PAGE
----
Veracruz is a steamy, tropical city, hot and humid, sweaty and sleazy. At the packed tables of the Bar Palacio on the main square, a waiter delicately balances a tray stacked with tall, iced glasses of Cuba Libre, 95% rum with a dash of Coke. A fisherman’s wife hawks delicious plates of freshly caught prawns which she liberally sprinkles with fiery chilly powder and the sharp zest of a squeezed lime. Music is everywhere – merengue, salsa, rumba, mambo – as dozens of bands, marimba players, trumpeters and guitarists wander from table to table, vying for business.
Couples smooch while one singer croons “Besame Mucho”, others grind their hips in a tight clinch to a steamy Bolero. The atmosphere is electric, with everyone tapping their feet or rapping their fingers to the pulsating Latin beat, leaping up every so often to dance on the street to their favourite song. The city boasts that it’s Mardi Gras Carnival rivals Rio or New Orleans, but in reality, carnival breaks out 365 days a year in Veracruz. But this is no normal tourist destination and Veracruz could be a milion miles away from the sanitised beaches of Cancun. Museums and monuments are few and far between here and Veracruz is all about eating, drinking and above all dancing, where the biggest decision is whether to just sit back and watch the daily fiesta or join in till the early hours of the morning with the fun loving locals, the “jarochos”.
Veracruz was the first foot-hold of the Spanish on Mexican soil, where Cortes landed, scuttled his fleet of ships so his troops couldn’t desert, and laid the foundations in 1519 of “The Rich Town of the True Cross”. It was an apt name, as the port rapidly flourished as the conduit of riches between the Old and New World. Today, the vibrant, colourful local population is swollen by thousands of sailors from the country’s largest naval base and a cosmopolitan mix of merchant seamen from the busy port, while the city has always been a magnet for Cuban refugees who have flocked here ever since Castro took power. So Veracruz is as much Caribbean as Mexican, resembling decadent 1950’s Havanna caught in a time warp.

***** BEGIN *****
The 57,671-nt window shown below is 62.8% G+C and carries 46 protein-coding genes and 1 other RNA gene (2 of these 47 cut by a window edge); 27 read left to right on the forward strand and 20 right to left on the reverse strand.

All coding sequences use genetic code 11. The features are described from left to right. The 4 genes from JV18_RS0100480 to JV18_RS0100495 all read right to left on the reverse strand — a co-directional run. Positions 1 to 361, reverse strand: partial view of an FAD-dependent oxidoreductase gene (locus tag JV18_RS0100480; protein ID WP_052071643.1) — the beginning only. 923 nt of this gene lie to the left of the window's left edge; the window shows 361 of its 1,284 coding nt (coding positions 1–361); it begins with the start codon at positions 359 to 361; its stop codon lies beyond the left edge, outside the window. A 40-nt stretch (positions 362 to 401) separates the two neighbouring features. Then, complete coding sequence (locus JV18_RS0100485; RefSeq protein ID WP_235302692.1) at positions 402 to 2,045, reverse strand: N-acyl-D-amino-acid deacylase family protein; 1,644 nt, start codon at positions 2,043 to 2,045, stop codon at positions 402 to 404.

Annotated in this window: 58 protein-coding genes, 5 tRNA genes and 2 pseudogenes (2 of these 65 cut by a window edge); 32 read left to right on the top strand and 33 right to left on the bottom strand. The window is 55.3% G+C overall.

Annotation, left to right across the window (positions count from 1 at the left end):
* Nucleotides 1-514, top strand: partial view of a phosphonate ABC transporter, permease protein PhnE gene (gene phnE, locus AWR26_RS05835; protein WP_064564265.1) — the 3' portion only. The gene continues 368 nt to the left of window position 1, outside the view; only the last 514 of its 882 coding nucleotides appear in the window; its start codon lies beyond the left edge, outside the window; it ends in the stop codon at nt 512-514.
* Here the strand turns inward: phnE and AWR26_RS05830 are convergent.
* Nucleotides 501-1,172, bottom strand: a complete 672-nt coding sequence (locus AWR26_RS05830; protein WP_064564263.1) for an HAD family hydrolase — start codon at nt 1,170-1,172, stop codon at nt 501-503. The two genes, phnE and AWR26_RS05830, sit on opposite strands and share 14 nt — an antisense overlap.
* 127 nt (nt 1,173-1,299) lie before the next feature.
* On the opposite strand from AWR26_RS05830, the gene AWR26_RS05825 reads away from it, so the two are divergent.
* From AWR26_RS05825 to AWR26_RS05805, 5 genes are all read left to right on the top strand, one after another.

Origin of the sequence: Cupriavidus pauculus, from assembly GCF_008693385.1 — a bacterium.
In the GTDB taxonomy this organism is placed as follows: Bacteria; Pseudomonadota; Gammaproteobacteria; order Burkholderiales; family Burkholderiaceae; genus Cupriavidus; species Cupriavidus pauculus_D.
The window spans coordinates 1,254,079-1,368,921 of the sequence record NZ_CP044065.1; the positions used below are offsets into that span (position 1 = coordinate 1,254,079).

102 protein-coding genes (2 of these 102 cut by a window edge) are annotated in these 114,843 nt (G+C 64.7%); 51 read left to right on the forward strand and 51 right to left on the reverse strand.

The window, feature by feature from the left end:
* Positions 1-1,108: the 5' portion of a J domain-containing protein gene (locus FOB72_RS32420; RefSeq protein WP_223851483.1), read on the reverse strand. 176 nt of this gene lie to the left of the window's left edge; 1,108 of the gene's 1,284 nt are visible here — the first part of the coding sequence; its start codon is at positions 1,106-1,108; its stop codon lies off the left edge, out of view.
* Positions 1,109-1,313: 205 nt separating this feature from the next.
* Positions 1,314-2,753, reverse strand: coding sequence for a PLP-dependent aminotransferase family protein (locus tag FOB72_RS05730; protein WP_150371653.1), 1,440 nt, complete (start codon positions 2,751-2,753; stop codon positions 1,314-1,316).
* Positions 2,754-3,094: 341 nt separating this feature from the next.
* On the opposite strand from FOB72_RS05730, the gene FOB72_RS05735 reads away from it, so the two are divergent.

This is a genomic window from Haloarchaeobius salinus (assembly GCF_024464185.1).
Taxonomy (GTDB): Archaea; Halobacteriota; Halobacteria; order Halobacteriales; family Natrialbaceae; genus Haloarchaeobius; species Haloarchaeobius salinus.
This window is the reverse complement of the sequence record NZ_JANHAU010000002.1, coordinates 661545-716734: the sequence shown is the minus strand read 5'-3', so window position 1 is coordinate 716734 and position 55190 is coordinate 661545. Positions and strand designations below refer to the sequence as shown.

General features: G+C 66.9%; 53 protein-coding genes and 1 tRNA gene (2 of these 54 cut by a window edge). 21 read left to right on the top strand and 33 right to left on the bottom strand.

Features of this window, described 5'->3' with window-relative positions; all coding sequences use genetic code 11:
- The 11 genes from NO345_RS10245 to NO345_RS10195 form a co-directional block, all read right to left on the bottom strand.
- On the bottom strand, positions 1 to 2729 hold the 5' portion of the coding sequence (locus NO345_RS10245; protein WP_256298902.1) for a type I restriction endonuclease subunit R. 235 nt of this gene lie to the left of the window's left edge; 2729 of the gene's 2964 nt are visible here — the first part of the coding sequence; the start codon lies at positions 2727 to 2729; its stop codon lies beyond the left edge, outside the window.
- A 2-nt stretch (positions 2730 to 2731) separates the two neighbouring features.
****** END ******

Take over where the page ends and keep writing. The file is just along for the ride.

The life and soul of Veracruz is its town square, the Zocalo. Two sides are bordered by grand colonial buildings, the baroque 17th century Palacio Municipal, the town hall, from which Bar Palacio takes it’s name, and an opulent cathedral. In the centre stands a lavish fountain surrounded by a lush tropical palm garden, while the rest of the plaza is lined by arched “portales” brimming with bars and restaurants. While there is salon inside the Bar Palacio, all the action takes place at the tables underneath the arched arcade looking out over the Zocalo. Tourists lucky to get a seat tend to order a Corona beer or a tequila, while seasoned “jarochos” crowd round a table cluttered with litre bottles of Presidente brandy, Havanna Club rum and huge bucket of ice. The Palacio has been open since the 1930’s – no one is quite able to give an exact date for its opening – and waiters like Maximo Daz and Alfredo Sosa have been working here for over thirty years, friends with all the local clients. One family of regulars comes here once a year and place a small wooden box on the table, then order a round of drinks, including one placed by the box. It contains the ashes of the family’s grandfather whose last wish was to bring him here each year for a tequila. The bar serves dozens of different tequilas – ‘Tradicional’, ‘Jimador’, ‘Julio Reposado’, ‘100 Anos’ – and after midnight, when the atmosphere gets really lively, there is lots of demand for cocktails like margaritas, pina colada, mint julep and the bar speciality, Torito Veracruzano, a lethal rum punch.